Yu-Gi-Oh! Dice Masters Review

robsmToday, Gameosity is throwing down with Dice Masters. Specifically Yu-Gi-Oh Dice Masters, from designers Eric M. Lang and Mike Elliot, and Wizkids.

It’s an interesting approach to a collectible two-player dueling game that calls to mind both Quarriors and a little of Magic The Gathering. Whether or not that’s a winning combination depends a lot on how much you enjoy playing either one of them.

It's time to r-r-r-r-roll!
It’s time to r-r-r-r-roll!

Now I don’t want anybody to think that Dice Masters is a ripoff of Quarriors or anything like that. I mean it is pretty much a streamlined version of the game that’s been tailored for two players, but it’s from the same designers and publisher so I’d consider it more of a spin-off or adaptation. That said, if you’re familiar with one then you’ll have a good idea of what to expect with the other. This also means that I’ll be drawing comparisons throughout the entire review; you’ve been warned.

Dice Masters is what many refer to as a “dice building game.” It’s kind of like a deck building game where you use cards in your deck to help you acquire more powerful cards as you progress, only here you’re using dice instead of cards. And you’re rolling said dice once you draw them from your bag, so even if you end up with a powerful creature there’s no guarantee you’ll get to use it right away.

All told there's not a lot to mess with during setup.
All told there’s not a lot to mess with during setup.

Whereas Quarriors is a game meant for larger groups of players and has everyone buying dice from a central pool of spells and creatures, Dice Masters is more about strategically utilizing fewer resources taken from your own personal arsenal. You and one other player will take turns throwing monsters at each other until somebody runs out of health – which is a marked improvement over the tedious slog that is Quarriors’ race for points.

Each game requires both players to use their own sets of cards and dice. There’s enough for two in a starter set, but booster packs are also available and the game really encourages branching out to create a more personal collection. Thankfully there are rules in place that try to keep things relatively balanced between stock and custom decks.

Playmats not included, of course.
Playmats not included, of course.

What’s clever about the dice/card system is that the cards are what determine dice abilities. Each card can be associated with a specific style of dice, and whenever you want to know what your rolls mean you can just refer to the card. The same applies to the three to four universal abilities that are open for both players to purchase during a game. These special dice are each associated with a specific color and come with their own colored marker cards you can use to keep track of what does what. It allows for a fair bit of accessibility and makes setting up fairly simple – and as a bonus, it’s really easy to switch out new powers from game to game.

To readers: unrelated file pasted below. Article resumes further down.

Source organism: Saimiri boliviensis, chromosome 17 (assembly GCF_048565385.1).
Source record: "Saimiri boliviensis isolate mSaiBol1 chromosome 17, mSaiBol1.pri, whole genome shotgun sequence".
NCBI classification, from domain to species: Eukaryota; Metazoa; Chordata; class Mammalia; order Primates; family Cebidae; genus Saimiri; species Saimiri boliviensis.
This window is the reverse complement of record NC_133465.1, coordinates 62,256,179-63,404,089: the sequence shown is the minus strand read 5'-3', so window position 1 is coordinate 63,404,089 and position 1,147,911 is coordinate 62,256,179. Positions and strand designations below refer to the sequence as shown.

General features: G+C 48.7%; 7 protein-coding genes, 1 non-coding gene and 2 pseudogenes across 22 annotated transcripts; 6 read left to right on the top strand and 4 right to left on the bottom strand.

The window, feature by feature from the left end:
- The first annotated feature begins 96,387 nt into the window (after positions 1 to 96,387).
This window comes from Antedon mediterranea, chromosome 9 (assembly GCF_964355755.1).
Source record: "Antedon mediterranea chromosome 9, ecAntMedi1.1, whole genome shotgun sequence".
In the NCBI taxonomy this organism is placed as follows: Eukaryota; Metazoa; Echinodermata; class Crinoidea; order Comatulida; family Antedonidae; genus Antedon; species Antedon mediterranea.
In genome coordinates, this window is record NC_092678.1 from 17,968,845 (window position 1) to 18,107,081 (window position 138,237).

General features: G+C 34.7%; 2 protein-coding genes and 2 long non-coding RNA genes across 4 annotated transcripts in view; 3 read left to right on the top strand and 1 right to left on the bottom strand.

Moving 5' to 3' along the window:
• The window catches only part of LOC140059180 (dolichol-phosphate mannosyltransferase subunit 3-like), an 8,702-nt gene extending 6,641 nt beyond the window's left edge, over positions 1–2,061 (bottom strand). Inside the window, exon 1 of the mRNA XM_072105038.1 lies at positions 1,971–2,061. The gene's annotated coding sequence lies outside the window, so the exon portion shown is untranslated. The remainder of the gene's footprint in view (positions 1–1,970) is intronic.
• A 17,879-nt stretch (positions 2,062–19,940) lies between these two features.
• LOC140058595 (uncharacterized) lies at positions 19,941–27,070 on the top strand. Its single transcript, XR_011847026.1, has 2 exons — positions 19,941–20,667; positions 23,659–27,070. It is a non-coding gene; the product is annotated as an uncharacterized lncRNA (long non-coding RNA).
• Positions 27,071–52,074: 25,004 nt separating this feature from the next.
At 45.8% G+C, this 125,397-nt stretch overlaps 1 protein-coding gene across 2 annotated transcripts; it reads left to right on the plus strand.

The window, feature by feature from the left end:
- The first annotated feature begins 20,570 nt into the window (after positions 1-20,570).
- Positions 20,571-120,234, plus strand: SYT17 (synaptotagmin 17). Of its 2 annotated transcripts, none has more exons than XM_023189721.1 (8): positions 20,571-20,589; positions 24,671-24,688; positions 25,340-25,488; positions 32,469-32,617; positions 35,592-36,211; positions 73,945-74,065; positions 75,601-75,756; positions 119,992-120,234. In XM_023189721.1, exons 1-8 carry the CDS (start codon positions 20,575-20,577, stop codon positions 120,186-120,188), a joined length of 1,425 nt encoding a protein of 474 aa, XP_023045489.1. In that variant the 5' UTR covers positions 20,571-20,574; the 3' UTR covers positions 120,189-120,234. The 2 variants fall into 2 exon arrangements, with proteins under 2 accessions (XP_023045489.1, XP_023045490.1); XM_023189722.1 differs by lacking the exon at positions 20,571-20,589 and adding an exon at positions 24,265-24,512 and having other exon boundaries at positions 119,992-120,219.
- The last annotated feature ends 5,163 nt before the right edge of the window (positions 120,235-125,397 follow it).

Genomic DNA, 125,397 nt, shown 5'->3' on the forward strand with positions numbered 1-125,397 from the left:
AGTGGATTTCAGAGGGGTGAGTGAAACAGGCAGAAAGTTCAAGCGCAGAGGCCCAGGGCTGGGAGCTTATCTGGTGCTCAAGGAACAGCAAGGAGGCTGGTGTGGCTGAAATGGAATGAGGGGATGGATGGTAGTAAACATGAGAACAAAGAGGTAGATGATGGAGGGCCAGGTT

Several other adjustments have been made to the Quarriors formula as well, and they’re all fairly refreshing to someone who’s a bit burned out on the points grind. For starters, when you attack with a monster and it isn’t blocked, that monster gets discarded. This prevents players from relying on getting monsters out as quickly as possible and just picking away at their opponent, which isn’t a particularly fun strategy in the first place. It also adds a totally different strategy to the game where the defending player can opt to let the attackers through in order to leave their opponent with fewer defensive options during their turn.

Time to bolster the forces a bit.
Time to bolster the forces a bit.

Another interesting adjustment is that defeated monsters aren’t immediately discarded. Instead, their dice can be rerolled on your next turn. This means that sacrificing your monsters for defense won’t set you back terribly far, as you can possibly summon them back on your following turn or roll them for more energy so you can buy more stuff. It’s a neat little trade-off.

All this back-and-forth is also made much more interesting due to the fact that there are only two players. You have to think a lot more tactically if you want to leave your opponent open for an attack, because you won’t be able to rely on another player wearing them down so you can swoop in before your target can rebuild. You’ll need to focus more on special abilities to give you the edge.

Your monsters may vary.
Your monsters may vary.

Yu-Gi-Oh! fans should note that, aside from the images and flavor text on the cards, Dice Masters doesn’t really invoke much of that “heart of the cards” business. It’s a one-on-one duel, certainly, but you won’t have trap cards or anything like that. Granted I know about as much about Yu-Gi-Oh! as I do about changing a tire (i.e. enough to fake it in an emergency), but I’m pretty sure it won’t work as a stand-in for fans of the popular card game.

It’s also important to note that the Yu-Gi-Oh! theme in Dice Masters isn’t particularly well presented. It’s just some blown-out, low resolution screen captures of the cartoon and a few familiar names. You could swap it out for just about anything else and it would feel exactly the same. I imagine that’s kind of the point because they want to spread the Dice Masters brand around a bit to hit more demographics, but that knowledge doesn’t make it feel any less out of place.

Interchangeable ‘everything-that-isn’t-a-gameplay-mechanic’ aside, Dice Masters is actually a pretty solid two player game. It might feel overly simple to some, and a bit shallow to others, but it’s quite fun for a quick bout or two.

The included dice "bags" are kind of silly, but they're better than nothing.
The included dice “bags” are kind of silly, but they’re better than nothing.

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